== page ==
Taxes are adjusted in a variety of ways to protect taxpayers from the effects of inflation. A smaller CPI would mean almost everyone would pay more taxes than if no change were made. Some of the features adjusted each year in line with the CPI are:
Tax bracket break points, which determine the rates imposed on income at different levels.
Personal exemption and standard deduction, including the additional standard deduction for the aged and the blind.
Earned Income Tax Credit, the maximum amount of credit and the income range over which the maximum credit is phased out.
Limit on itemized deductions
Pension contribution limits
Excess pension distribution tax
Fully indexed programs are those in which automatic increases in benefits levels or eligibility are directly determined by the CPI. A smaller CPI change would mean benefits would not rise by as much in the future. These programs include:
Social Security, with nearly 45 million beneficiaries, including retirees and disabled workers, their spouses and eligible children including survivors of deceased workers.
Railroad retirement, with around 800,000 beneficiaries, including retirees, their spouses and eligible children.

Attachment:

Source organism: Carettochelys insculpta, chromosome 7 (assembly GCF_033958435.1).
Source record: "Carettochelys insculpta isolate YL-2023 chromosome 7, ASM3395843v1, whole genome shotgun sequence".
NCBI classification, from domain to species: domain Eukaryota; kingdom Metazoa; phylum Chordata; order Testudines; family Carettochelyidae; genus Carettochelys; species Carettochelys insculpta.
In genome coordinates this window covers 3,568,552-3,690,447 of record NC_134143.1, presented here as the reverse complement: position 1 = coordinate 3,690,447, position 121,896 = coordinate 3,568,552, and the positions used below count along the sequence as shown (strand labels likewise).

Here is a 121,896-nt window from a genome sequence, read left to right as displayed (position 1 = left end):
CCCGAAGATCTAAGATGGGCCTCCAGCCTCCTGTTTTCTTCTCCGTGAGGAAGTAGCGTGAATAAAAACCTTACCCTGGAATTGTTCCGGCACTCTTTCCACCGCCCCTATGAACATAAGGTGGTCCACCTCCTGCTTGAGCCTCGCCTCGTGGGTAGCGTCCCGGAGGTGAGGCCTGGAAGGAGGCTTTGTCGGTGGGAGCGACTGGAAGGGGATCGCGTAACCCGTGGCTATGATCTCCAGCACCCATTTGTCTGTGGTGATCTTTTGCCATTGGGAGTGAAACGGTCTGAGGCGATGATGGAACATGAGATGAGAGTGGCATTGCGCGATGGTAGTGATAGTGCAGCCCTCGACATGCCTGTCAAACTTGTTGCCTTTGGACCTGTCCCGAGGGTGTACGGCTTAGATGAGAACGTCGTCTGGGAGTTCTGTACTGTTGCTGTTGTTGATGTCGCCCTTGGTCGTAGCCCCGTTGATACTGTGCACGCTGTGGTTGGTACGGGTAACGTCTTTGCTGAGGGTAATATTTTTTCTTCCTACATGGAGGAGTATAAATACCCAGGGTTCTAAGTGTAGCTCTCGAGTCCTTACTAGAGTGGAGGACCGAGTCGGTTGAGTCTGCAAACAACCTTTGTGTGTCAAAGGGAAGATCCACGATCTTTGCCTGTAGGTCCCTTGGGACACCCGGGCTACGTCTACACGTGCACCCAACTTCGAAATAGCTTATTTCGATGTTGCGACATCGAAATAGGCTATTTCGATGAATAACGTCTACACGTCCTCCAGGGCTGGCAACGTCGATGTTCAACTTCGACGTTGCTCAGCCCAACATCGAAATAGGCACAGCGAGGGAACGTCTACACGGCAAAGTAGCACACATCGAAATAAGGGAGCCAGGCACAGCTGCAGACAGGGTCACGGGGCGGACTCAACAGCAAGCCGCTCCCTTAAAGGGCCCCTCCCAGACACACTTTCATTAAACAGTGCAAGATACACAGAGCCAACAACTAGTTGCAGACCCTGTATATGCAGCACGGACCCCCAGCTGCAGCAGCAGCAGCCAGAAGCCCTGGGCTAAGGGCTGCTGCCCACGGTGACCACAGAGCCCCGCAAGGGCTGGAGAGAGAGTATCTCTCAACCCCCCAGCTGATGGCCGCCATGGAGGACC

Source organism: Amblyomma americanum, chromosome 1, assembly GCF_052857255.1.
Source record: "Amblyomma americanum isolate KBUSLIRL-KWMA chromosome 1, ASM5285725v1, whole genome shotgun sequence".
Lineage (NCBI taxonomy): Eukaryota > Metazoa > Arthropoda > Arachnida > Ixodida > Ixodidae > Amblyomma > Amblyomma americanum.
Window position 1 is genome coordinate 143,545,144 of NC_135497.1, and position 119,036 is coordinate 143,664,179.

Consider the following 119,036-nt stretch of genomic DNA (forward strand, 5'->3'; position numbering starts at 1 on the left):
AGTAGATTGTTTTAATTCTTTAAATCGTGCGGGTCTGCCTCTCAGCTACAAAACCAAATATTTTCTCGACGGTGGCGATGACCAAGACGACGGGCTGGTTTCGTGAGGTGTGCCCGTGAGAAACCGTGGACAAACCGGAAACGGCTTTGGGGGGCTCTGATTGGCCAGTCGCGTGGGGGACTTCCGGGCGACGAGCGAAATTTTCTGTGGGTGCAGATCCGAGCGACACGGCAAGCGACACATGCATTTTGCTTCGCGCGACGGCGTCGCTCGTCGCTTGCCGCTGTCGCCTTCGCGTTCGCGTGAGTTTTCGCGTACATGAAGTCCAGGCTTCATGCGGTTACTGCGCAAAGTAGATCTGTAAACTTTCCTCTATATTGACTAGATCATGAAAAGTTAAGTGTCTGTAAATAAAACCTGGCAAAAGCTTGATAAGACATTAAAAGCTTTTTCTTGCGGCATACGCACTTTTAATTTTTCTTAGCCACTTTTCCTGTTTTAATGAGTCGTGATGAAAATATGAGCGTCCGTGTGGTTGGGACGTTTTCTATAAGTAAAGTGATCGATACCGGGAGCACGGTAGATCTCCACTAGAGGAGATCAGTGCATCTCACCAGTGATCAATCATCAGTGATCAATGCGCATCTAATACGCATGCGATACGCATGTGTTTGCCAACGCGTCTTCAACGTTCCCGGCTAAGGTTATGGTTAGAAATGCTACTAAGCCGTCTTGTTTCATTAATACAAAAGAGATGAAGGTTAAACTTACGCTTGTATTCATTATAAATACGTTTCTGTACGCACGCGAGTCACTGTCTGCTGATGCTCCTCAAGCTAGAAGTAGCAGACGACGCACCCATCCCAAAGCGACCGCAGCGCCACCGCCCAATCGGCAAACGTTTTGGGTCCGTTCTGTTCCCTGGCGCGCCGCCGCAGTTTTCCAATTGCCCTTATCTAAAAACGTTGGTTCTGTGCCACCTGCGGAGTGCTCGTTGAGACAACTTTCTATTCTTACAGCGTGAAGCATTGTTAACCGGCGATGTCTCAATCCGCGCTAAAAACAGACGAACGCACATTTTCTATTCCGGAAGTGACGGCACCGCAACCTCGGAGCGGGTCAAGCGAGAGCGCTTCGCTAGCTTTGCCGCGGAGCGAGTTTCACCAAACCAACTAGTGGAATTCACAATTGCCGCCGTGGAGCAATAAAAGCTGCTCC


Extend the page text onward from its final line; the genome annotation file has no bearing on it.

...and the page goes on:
Supplemental Security Income, federal welfare for 6.5 million elderly and disabled Americans.
Veterans' compensation, benefits paid to people with disabilities linked to service, and veterans pensions.
Federal military and civilian employee pensions, paid to 4 million retirees.
The official poverty line, by definition, rises each year in line with the CPI. Eligibility for numerous federal programs is determined by comparing income with the poverty line. Affected are 26 million recipients of food stamps, 25 million in subsidized child nutrition programs, more than 5 million with federal student grants and about the same number getting energy assistance.
The CPI is also used in many other ways to adjust for inflation:
Rents. Some contracts, particularly for commercial space, include escalator clauses using the CPI. Some localities with rent control laws use the CPI to determine the maximum allowable rent increases.
Employee compensation. Some state and local government pay and pensions, some labor contracts and some company compensation schemes include cost-of-living-adjustments, or COLAs, pegged to -- although not necessarily equal to -- changes in the CPI.
Alimony and child support payments. Some divorce agreements include escalator clauses linked to the CPI.